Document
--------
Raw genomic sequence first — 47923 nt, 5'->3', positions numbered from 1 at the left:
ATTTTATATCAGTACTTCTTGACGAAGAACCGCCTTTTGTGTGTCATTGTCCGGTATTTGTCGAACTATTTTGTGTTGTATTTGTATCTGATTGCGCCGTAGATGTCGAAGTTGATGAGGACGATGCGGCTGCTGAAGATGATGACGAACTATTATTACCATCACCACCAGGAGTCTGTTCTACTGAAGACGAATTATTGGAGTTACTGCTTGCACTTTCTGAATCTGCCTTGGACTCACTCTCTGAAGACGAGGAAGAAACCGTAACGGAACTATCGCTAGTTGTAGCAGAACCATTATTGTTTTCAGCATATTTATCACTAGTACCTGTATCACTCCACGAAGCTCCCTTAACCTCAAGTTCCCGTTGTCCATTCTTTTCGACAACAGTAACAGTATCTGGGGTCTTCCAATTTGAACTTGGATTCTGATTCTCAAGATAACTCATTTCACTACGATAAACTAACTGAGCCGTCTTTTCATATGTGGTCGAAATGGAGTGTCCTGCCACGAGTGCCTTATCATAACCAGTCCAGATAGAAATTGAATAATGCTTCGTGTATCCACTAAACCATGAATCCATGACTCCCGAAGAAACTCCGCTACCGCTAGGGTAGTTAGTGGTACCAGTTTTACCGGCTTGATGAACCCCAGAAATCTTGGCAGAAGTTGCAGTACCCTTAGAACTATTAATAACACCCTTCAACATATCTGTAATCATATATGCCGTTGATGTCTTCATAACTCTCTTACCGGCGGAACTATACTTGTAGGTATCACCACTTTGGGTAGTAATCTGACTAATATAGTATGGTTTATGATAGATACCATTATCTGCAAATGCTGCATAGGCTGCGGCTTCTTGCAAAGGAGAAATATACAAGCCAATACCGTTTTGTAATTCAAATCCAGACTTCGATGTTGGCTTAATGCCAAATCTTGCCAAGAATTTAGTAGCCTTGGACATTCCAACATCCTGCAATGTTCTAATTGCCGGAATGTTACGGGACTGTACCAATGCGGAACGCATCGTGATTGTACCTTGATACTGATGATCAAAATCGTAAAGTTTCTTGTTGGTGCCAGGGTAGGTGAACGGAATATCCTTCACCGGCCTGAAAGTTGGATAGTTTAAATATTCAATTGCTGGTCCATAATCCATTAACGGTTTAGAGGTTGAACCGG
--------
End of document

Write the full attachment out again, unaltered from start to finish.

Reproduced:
Raw genomic sequence first — 47923 nt, 5'->3', positions numbered from 1 at the left:
ATTTTATATCAGTACTTCTTGACGAAGAACCGCCTTTTGTGTGTCATTGTCCGGTATTTGTCGAACTATTTTGTGTTGTATTTGTATCTGATTGCGCCGTAGATGTCGAAGTTGATGAGGACGATGCGGCTGCTGAAGATGATGACGAACTATTATTACCATCACCACCAGGAGTCTGTTCTACTGAAGACGAATTATTGGAGTTACTGCTTGCACTTTCTGAATCTGCCTTGGACTCACTCTCTGAAGACGAGGAAGAAACCGTAACGGAACTATCGCTAGTTGTAGCAGAACCATTATTGTTTTCAGCATATTTATCACTAGTACCTGTATCACTCCACGAAGCTCCCTTAACCTCAAGTTCCCGTTGTCCATTCTTTTCGACAACAGTAACAGTATCTGGGGTCTTCCAATTTGAACTTGGATTCTGATTCTCAAGATAACTCATTTCACTACGATAAACTAACTGAGCCGTCTTTTCATATGTGGTCGAAATGGAGTGTCCTGCCACGAGTGCCTTATCATAACCAGTCCAGATAGAAATTGAATAATGCTTCGTGTATCCACTAAACCATGAATCCATGACTCCCGAAGAAACTCCGCTACCGCTAGGGTAGTTAGTGGTACCAGTTTTACCGGCTTGATGAACCCCAGAAATCTTGGCAGAAGTTGCAGTACCCTTAGAACTATTAATAACACCCTTCAACATATCTGTAATCATATATGCCGTTGATGTCTTCATAACTCTCTTACCGGCGGAACTATACTTGTAGGTATCACCACTTTGGGTAGTAATCTGACTAATATAGTATGGTTTATGATAGATACCATTATCTGCAAATGCTGCATAGGCTGCGGCTTCTTGCAAAGGAGAAATATACAAGCCAATACCGTTTTGTAATTCAAATCCAGACTTCGATGTTGGCTTAATGCCAAATCTTGCCAAGAATTTAGTAGCCTTGGACATTCCAACATCCTGCAATGTTCTAATTGCCGGAATGTTACGGGACTGTACCAATGCGGAACGCATCGTGATTGTACCTTGATACTGATGATCAAAATCGTAAAGTTTCTTGTTGGTGCCAGGGTAGGTGAACGGAATATCCTTCACCGGCCTGAAAGTTGGATAGTTTAAATATTCAATTGCTGGTCCATAATCCATTAACGGTTTAGAGGTTGAACCGG